Then there is also the mobilisation of 140 million euros of public and private funding for research on vaccines, diagnosis and treatment. It is crucial to find a vaccine as quickly as possible, which will be beneficial for the entire world.

Worldwide, our cooperation and solidarity is being tested. There is no time for “chacun pour soi” or unilateral action. Beyond national measures, we must also act collectively at the global level. The virus disregards national borders. On the economic front, international cooperation must also be fostered and will bring better results than international competition.

Full use should be made of the available multilateral mechanisms notably the WHO to share scientific evidence, data, promote best practices, and co-ordinate the global response.

Open and accurate information is key at this moment of crisis.

Indeed, this crisis has highlighted the importance of multilateral institutions and the need for strengthened international cooperation and solidarity. The European Union will draw the relevant lessons from this crisis, in order to increase global resilience and reinforce multilateral mechanisms for cooperation in difficult circumstances.

Here in Nepal, as is the case around the world, the situation is changing rapidly, and the Government of Nepal is responding with strong measures to contain the virus and protect the people.

Since 2011, the European Union has been providing continuous support to the national health emergency preparedness in Nepal to strengthen its readiness to respond to health crisis such as that which we are now facing. The total EU funding to WHO in Nepal for emergency health preparedness has been 3,680,000 euros, including support to establishing hub and satellite hospital networks in the mid and far western regions that would be prepared and ready to respond in case of major disease outbreaks.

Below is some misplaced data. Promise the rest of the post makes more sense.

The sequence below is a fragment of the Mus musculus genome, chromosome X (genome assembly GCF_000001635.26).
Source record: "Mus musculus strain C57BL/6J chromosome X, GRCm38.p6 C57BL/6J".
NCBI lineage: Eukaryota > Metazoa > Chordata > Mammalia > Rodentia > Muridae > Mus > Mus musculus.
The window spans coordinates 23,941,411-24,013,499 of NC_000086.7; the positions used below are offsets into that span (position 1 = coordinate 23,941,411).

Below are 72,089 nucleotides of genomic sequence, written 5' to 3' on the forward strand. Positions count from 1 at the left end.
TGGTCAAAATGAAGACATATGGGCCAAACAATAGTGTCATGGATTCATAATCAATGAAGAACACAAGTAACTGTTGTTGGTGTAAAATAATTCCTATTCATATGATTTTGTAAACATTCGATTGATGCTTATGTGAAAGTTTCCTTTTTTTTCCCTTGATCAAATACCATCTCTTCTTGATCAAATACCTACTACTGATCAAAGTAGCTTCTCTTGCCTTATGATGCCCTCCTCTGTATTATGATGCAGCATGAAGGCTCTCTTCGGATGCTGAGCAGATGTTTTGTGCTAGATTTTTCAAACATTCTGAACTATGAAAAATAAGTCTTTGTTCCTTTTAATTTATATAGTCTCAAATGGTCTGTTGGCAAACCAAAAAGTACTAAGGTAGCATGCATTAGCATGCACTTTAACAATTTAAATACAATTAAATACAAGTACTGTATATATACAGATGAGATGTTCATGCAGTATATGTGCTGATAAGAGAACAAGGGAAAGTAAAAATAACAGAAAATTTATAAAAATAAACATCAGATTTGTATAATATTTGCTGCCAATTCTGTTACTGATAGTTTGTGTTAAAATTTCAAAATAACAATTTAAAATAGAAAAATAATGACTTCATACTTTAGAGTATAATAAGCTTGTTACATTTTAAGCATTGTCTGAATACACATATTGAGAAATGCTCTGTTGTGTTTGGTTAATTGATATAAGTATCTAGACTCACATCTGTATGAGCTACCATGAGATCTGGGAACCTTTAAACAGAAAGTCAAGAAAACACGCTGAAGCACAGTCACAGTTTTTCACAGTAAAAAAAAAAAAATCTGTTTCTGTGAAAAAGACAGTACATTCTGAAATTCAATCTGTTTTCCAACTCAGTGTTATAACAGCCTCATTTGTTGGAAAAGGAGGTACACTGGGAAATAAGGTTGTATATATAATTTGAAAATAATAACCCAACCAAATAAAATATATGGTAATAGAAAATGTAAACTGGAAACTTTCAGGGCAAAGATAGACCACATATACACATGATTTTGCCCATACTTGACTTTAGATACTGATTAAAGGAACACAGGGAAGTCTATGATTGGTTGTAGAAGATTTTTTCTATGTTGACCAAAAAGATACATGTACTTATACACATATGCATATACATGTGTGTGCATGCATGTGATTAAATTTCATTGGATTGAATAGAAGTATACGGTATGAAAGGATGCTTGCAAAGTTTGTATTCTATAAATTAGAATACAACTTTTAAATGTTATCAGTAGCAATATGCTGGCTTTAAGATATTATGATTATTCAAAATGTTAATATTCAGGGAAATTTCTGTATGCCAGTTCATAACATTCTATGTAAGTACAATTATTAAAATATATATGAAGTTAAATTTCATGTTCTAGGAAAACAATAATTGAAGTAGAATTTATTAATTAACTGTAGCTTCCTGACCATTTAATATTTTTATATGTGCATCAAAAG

The EU is hard at work in Nepal with the Government and international partners to respond to this crisis. Currently, the EU is co-financing UNDP, UNICEF, Civil Society Organizations and the Government of Nepals public information campaign on COVID_19 and dissemination of materials.

We are also working closely with the Ministry of Health and Population to support essential nutrition services such as treatment of children with severe acute malnutrition, with the aim to minimize the disruption of these services and to modify the existing treatment protocols. In addition, the Red Cross project with EU funding is supporting information collection for COVID-19 through the District Emergency Operations Centre in several districts across the country.

We are living in difficult times. The European Union will continue to work with the Government and people of Nepal, and with our international partners, to ensure we come through them safely and stronger together.

(The author is European Union Ambassador to Nepal)